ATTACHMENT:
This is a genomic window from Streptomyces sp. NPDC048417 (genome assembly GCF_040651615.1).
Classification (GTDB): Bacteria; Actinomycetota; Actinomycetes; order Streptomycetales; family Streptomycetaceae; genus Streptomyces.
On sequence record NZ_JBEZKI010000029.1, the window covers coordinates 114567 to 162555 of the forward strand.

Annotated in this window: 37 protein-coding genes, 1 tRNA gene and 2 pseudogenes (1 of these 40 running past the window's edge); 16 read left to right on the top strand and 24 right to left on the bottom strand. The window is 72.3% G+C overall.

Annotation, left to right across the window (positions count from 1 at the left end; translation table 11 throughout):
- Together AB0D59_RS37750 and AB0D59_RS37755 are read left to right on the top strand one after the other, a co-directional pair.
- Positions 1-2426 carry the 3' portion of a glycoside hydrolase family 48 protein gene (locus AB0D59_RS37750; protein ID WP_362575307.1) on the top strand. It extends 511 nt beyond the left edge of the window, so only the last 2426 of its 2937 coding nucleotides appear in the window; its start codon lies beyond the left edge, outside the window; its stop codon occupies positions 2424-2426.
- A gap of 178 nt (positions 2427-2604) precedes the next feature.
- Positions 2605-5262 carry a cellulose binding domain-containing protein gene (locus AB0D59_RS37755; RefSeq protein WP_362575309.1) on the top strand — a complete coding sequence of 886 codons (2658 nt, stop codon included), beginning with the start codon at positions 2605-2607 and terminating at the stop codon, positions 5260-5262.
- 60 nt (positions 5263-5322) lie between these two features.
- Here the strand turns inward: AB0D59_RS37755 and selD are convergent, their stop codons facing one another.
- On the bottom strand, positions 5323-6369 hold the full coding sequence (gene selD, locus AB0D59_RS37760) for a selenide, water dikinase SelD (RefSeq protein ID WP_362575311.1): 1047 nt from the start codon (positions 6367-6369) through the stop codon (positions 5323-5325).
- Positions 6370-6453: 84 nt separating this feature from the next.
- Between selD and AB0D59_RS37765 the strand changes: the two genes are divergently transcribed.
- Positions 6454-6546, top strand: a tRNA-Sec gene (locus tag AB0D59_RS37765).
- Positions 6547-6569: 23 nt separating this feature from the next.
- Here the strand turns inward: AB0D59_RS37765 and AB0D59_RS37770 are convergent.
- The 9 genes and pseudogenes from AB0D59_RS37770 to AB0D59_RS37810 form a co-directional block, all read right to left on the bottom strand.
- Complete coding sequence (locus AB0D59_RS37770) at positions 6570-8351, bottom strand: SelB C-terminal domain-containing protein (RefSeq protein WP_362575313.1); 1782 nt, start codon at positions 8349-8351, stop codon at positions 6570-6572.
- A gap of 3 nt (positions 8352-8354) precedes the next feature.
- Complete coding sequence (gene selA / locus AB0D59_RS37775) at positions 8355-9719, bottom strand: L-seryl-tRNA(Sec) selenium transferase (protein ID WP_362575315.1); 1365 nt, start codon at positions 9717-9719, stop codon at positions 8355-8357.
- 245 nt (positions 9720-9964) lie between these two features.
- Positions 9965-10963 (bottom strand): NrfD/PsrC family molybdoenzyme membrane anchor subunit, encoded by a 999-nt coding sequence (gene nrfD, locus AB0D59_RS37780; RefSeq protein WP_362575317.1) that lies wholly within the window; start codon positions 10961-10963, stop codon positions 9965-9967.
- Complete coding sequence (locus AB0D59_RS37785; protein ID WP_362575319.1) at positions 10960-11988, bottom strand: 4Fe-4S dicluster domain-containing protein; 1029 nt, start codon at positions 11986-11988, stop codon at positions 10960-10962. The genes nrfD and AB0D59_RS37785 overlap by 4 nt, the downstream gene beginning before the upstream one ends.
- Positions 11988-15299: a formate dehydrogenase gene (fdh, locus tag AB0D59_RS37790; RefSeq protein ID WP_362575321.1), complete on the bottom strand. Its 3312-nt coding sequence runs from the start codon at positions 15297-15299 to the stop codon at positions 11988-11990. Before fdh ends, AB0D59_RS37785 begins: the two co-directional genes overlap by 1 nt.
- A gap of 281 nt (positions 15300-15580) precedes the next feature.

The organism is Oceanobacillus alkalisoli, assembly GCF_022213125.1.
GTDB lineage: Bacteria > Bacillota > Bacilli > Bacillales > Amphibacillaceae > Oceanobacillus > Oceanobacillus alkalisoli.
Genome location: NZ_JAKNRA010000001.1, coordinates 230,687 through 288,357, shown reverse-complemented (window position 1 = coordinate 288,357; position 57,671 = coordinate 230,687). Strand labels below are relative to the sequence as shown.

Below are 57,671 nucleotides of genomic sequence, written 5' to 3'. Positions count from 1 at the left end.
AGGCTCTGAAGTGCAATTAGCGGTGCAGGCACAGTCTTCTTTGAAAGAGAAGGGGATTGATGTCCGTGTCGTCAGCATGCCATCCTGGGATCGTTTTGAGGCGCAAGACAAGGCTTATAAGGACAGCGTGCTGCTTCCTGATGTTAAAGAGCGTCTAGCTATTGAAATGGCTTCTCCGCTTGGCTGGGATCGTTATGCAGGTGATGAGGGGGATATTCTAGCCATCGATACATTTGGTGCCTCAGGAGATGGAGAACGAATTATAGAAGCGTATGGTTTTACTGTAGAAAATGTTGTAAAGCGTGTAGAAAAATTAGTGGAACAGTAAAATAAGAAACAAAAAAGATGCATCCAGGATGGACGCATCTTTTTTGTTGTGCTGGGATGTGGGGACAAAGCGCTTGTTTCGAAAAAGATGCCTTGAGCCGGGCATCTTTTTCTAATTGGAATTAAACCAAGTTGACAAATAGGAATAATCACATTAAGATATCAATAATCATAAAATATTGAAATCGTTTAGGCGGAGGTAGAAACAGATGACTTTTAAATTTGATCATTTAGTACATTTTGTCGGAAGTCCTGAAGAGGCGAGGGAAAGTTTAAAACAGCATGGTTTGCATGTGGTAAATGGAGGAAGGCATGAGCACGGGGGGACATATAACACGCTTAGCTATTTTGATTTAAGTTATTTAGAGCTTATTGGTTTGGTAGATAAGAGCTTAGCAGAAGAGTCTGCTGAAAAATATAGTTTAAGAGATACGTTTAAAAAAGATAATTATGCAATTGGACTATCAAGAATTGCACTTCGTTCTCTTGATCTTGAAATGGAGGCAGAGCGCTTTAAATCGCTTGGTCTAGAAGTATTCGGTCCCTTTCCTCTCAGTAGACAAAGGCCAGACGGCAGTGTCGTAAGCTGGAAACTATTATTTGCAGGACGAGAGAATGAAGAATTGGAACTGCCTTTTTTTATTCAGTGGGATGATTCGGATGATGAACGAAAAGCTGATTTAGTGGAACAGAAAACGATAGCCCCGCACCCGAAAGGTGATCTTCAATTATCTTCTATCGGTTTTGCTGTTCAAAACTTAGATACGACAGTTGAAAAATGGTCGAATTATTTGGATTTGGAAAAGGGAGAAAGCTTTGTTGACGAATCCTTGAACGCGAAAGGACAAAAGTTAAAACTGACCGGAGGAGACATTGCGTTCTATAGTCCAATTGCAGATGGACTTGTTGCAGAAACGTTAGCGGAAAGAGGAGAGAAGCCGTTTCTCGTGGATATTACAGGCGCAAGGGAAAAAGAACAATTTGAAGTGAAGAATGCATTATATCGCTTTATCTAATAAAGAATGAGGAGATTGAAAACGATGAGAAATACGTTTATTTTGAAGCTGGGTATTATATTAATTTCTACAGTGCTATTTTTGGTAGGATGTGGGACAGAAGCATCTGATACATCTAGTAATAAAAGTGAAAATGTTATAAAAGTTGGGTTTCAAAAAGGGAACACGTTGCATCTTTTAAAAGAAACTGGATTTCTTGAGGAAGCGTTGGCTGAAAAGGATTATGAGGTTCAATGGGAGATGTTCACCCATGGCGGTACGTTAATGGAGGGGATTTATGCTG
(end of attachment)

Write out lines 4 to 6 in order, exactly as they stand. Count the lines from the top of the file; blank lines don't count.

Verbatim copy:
Annotated in this window: 37 protein-coding genes, 1 tRNA gene and 2 pseudogenes (1 of these 40 running past the window's edge); 16 read left to right on the top strand and 24 right to left on the bottom strand. The window is 72.3% G+C overall.

Annotation, left to right across the window (positions count from 1 at the left end; translation table 11 throughout):
- Together AB0D59_RS37750 and AB0D59_RS37755 are read left to right on the top strand one after the other, a co-directional pair.